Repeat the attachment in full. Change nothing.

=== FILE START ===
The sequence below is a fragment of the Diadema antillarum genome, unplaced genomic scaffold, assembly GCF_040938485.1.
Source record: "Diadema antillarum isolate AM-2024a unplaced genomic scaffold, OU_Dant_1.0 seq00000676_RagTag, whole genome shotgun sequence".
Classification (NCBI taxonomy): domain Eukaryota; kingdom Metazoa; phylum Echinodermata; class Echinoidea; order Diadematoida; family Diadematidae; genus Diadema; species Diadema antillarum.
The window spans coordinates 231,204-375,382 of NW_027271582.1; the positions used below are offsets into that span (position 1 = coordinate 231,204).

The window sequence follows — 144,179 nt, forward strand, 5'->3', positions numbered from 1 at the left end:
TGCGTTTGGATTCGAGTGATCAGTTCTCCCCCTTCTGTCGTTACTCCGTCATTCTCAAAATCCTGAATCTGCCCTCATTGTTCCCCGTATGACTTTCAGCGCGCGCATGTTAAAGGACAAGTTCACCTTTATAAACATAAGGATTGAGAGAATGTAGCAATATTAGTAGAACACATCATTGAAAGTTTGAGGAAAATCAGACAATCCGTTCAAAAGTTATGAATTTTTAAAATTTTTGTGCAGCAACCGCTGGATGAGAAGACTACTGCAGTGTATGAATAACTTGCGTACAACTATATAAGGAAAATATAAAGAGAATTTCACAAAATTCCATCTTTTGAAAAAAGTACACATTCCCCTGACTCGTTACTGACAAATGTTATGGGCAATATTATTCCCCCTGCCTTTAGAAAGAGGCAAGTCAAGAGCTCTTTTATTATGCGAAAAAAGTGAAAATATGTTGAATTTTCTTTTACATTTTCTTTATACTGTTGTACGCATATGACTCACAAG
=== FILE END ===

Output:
The sequence below is a fragment of the Diadema antillarum genome, unplaced genomic scaffold, assembly GCF_040938485.1.
Source record: "Diadema antillarum isolate AM-2024a unplaced genomic scaffold, OU_Dant_1.0 seq00000676_RagTag, whole genome shotgun sequence".
Classification (NCBI taxonomy): domain Eukaryota; kingdom Metazoa; phylum Echinodermata; class Echinoidea; order Diadematoida; family Diadematidae; genus Diadema; species Diadema antillarum.
The window spans coordinates 231,204-375,382 of NW_027271582.1; the positions used below are offsets into that span (position 1 = coordinate 231,204).

The window sequence follows — 144,179 nt, forward strand, 5'->3', positions numbered from 1 at the left end:
TGCGTTTGGATTCGAGTGATCAGTTCTCCCCCTTCTGTCGTTACTCCGTCATTCTCAAAATCCTGAATCTGCCCTCATTGTTCCCCGTATGACTTTCAGCGCGCGCATGTTAAAGGACAAGTTCACCTTTATAAACATAAGGATTGAGAGAATGTAGCAATATTAGTAGAACACATCATTGAAAGTTTGAGGAAAATCAGACAATCCGTTCAAAAGTTATGAATTTTTAAAATTTTTGTGCAGCAACCGCTGGATGAGAAGACTACTGCAGTGTATGAATAACTTGCGTACAACTATATAAGGAAAATATAAAGAGAATTTCACAAAATTCCATCTTTTGAAAAAAGTACACATTCCCCTGACTCGTTACTGACAAATGTTATGGGCAATATTATTCCCCCTGCCTTTAGAAAGAGGCAAGTCAAGAGCTCTTTTATTATGCGAAAAAAGTGAAAATATGTTGAATTTTCTTTTACATTTTCTTTATACTGTTGTACGCATATGACTCACAAG